—Kurt Helin

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Wizards 114, Heat 97: Maybe it was the trade, maybe it was the distraction of Greg Oden being activated for the first time this season. But whatever it was, Miami was nowhere near ready to compete when the ball was tipped in Washington on Wednesday. The Wizards scored 43 points in the first quarter, and led by as many as 34 points before the end of the first half. The only thing relevant in this one was Oden, who dunked almost immediately after entering the game, and finished with six points and two rebounds in just over eight minutes of action. — Brett Pollakoff

Bulls 128, Magic 125 (3OT): Triple-overtime games can make for some gaudy stat lines, and this one was no different. Magic rookie Victor Oladipo scored a career-high 35 points, to go along with eight assists in 57 minutes of action. Jimmy Butler played over 60 minutes for the Bulls, the most anyone’s played since Jalen Rose played 61 for the Pacers back in 2001. — BP

Sixers 95, Bobcats 92: Thaddeus Young hit a three-pointer with a few seconds remaining that allowed the Sixers to snap a four-game losing streak. Spencer Hawes finished with 17 points, 14 rebounds, and seven assists in 38 minutes, and Michael Carter-Williams added 20, eight, and seven to the winning cause. — BP

Celtics 88, Raptors 83: Go ahead, try to predict this league. The Raptors had recently emerged as the third best team in the East, and had been playing much better as of late, while the Celtics came into this one riding a nine-game losing streak. So naturally, Boston came away with the victory. Toronto shot just 38.5 percent from the field and got crushed on the boards, thanks largely to the work of Jared Sullinger who finished with 25 points and 20 rebounds. — BP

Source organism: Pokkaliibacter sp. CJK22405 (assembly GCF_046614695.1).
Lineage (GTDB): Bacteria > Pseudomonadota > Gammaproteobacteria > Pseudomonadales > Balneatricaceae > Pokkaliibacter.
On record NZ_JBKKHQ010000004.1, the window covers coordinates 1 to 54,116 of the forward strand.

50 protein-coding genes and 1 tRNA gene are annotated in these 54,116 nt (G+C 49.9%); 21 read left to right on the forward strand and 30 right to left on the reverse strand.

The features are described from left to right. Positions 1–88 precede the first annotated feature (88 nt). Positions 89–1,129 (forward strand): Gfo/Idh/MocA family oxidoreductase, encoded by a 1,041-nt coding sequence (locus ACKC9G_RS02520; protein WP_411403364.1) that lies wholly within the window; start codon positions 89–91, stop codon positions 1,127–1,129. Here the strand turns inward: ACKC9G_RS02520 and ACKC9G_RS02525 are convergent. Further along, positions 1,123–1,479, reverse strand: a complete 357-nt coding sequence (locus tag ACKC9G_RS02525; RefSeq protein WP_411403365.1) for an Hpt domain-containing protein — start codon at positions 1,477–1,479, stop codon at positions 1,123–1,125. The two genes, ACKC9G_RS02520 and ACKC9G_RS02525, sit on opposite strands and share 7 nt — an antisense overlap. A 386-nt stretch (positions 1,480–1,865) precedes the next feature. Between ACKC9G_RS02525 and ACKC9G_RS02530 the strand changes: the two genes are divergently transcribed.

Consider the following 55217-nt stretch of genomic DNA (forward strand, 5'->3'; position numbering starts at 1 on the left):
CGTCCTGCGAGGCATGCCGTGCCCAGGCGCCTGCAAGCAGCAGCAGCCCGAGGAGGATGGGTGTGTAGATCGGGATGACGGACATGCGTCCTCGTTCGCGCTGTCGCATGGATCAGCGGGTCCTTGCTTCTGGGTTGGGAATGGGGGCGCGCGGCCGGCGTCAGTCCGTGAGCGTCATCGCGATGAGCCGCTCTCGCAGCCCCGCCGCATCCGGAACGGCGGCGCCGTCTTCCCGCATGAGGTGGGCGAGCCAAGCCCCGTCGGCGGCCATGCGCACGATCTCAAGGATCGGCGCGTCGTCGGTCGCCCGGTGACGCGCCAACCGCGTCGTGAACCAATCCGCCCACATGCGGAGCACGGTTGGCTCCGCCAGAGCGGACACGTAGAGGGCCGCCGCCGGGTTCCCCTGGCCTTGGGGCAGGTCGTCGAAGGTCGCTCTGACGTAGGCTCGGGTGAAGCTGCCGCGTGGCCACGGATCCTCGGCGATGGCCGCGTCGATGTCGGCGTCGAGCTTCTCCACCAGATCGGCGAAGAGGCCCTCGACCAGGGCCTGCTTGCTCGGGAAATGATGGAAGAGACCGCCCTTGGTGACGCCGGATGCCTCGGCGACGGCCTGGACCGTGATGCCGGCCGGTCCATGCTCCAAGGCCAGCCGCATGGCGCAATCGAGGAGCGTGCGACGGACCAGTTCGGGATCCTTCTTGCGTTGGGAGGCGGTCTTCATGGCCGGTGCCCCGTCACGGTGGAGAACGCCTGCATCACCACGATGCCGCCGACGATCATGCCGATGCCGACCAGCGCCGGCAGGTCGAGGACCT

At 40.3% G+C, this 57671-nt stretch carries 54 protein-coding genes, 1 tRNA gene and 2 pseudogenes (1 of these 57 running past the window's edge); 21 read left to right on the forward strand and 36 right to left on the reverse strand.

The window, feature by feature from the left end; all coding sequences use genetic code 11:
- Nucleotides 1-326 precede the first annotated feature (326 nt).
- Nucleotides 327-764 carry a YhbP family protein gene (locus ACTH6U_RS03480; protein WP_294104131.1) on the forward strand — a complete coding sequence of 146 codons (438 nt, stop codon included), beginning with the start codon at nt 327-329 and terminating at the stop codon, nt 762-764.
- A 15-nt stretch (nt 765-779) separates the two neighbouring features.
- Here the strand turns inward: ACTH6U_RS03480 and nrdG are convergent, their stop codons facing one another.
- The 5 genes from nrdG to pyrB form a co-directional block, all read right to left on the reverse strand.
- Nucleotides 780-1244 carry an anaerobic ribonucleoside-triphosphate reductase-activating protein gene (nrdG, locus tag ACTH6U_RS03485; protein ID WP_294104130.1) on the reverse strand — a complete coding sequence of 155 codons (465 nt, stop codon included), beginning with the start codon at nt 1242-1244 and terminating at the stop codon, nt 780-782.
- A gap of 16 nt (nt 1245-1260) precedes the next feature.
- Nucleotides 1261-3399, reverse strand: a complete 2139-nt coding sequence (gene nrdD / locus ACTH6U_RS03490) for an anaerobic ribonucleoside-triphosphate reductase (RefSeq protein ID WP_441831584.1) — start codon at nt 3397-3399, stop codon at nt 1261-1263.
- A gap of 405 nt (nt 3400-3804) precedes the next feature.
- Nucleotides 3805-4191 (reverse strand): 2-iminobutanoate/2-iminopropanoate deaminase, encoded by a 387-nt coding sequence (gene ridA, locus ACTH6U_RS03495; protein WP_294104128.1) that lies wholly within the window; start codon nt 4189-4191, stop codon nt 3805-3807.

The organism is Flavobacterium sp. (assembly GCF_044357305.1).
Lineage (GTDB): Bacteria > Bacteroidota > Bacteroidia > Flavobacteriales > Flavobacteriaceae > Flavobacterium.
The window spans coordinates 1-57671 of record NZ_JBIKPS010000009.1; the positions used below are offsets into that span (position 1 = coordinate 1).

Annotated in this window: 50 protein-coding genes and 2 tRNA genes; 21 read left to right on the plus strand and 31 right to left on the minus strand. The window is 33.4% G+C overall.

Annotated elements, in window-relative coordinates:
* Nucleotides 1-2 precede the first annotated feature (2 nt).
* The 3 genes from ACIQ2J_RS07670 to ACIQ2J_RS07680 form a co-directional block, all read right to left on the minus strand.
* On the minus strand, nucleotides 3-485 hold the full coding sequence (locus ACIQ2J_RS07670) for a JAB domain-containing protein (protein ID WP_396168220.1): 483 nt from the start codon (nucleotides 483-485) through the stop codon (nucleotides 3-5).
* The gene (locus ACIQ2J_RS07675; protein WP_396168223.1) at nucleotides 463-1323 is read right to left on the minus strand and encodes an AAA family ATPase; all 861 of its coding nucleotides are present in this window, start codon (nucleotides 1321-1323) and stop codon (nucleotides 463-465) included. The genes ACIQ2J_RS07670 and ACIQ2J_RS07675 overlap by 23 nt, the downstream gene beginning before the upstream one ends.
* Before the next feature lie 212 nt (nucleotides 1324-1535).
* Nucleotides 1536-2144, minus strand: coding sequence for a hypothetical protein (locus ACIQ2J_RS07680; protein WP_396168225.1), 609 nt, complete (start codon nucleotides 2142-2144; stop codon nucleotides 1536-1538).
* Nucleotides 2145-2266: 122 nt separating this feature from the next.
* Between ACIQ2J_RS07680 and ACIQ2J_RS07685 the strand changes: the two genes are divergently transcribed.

Grizzlies 82, Bucks 77: Milwaukee has the worst record in the league, and managed just 10 points in the first quarter and 17 in the fourth, yet the Grizzlies will take the win nonetheless, as it gets them back to .500 on the season. Marc Gasol went scoreless with five rebounds in under 15 minutes in just his second game back from injury, and Mike Conley was the only Memphis starter to finish in double figures scoring. Brandon Knight continued his stellar play for the Bucks, and led all scorers in this one with 27 points. — BP

Kings 111, Timberwolves 108: The narrative surrounding Rudy Gay throughout his career just hasn’t held true during the short amount of time he’s played for the Sacramento Kings. Instead of a high-volume chucker, Gay has been the model of efficiency since being traded from the Raptors, and his performance against the Timberwolves was yet another example of his transformation. Gay finished with a game-high 33 points on 12-of-19 shooting, to go along with five rebounds and six assists. — BP